Stock Trading Guide


The stock market is basically just one giant auction, similar to any other auction, except it is incredibly efficient and involves millions of buyers and sellers and instead of toys, video games, furniture, etc. you are trading small ownership in a company (equities, stocks) and debt owed by those companies. Furthermore, you can buy currencies, options to buy/sell a company at an agreed upon price (options), trade exchange rates, etc.

So let’s start out with how this auction works.

You are a buyer of a stock. You want to buy one share of Apple. If you buy that one share at $173.90 (current day’s price), then you own 1/861.74million of that company.

So, to do this, you would first need to open a brokerage account. If you live in the US, Robinhood is a very popular trading platform. Others include Questrade, Qtrade, TD Ameritrade, etc. etc. there are many options and they differ based on how much quality information they provide you on your trades, the commissions on the trades, the customer service provided, etc.

So let’s get rolling. You open your brokerage account and you buy 1 share of APPL. The bid price is the price that is currently dictated that people are buying it at. The ask price is what the sellers want to get for it. A very liquid stock (lots of trades) would have a very low bid-ask spread.

So let’s discuss some of the mechanics of how the stock market works. The stock market follows a random walk (that is, it randomly walks forward and backwards and changes every day based on new information that comes available about a stock) and this generally follows a trend. A good point to start at to understand how this all works is to read “Random Walk Through Wall Street”.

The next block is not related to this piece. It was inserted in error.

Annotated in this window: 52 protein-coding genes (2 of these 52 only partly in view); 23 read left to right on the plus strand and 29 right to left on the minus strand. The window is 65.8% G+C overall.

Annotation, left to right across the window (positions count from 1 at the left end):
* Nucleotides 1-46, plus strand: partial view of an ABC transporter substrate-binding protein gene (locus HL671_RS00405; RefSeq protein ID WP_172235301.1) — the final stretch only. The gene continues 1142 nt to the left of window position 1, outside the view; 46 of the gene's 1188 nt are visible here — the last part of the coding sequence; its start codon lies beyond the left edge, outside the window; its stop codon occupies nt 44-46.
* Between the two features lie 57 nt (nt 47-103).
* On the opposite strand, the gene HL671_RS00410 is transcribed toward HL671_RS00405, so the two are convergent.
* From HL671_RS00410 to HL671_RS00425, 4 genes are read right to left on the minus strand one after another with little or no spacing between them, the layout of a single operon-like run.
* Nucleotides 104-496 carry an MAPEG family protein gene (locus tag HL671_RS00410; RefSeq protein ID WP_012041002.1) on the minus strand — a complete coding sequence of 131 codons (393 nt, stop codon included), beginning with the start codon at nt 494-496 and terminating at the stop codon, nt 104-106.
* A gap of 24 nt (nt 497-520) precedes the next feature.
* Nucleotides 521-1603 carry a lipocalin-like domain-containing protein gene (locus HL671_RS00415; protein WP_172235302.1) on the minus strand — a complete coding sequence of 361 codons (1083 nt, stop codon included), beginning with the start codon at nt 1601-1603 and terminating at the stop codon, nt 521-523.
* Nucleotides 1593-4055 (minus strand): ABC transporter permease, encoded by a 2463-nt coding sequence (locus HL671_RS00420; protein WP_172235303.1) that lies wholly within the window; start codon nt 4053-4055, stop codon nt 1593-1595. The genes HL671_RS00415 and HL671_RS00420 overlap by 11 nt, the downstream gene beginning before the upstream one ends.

To get into more details of this, you should start to understand how the market works. The market will go through stages: prosperity, peak, recession, possibly depression, and eventually back to prosperity. GDP growth, unemployment numbers, consumer confidence, etc. all help to tell us where we are in the business cycle but no one can be entirely sure how close we are to the next recession (we are currently in the longest bull market since The Great Depression). Another more in-depth book to consider reading is “The Intelligent Investor”.

Once you start to understand how this all works, you should figure out how to trade on it. Say unemployment numbers go down, how do you react? If the government deficit increases, how do you react? If the Fed announces that they will slowly raise interest rates, how do you react? You can read about this in “When it rains in Brazil, Buy Starbucks” and you can find an economic calendar:

So that is a great starting point for learning about trading stocks. As mentioned in other comments, you can also learn a lot from simulators and from reading investopedia articles and definitions etc.

Some common ones: Beta is the correlation of a stock to the overall stock market Price/Earnings ratio: This is the ratio of how much the price of a stock is reflective to their net earnings available to shareholders. A growth stock has a high P/E ratio.

There are two different prices, yes.

Just imagine you are negotiating to buy a bike with a guy off Craigslist. You offer $80. That’s your bid price. He says, no, that’s a ripoff. I want $120. So you’re both too far apart and can’t come to an agreement.

Then there’s a second seller of the same identical bike and he wants $110. Then there are 10 more identical bikes all selling for $110. The other guy just realize he can’t get $120 so he drops his asking price to $110. In fact, he goes down to $105 to sell immediately.

Now there’s a bunch more buyers. They’re willing to pay $100. So you can’t offer $80 any more because everyone else is offering $100. So you decide to raise your bid price to $100. In fact, you really want it, so you raise your bid price to $105. Bam. Now the bid-ask spread is zero and it sells at $105.

For thinly traded stocks though (few buyers and sellers), the seller may be asking too much money and the buyer is offering too little. In that case, there are two prices, and you may not come into agreement (we call this illiquid). Eventually with a stock that has thousands or millions of buyers and sellers, these two prices eventually converge into one – just like in the example I provided.

You can click link to register and start trading to earn.



Author: Mark Joseph Digamon

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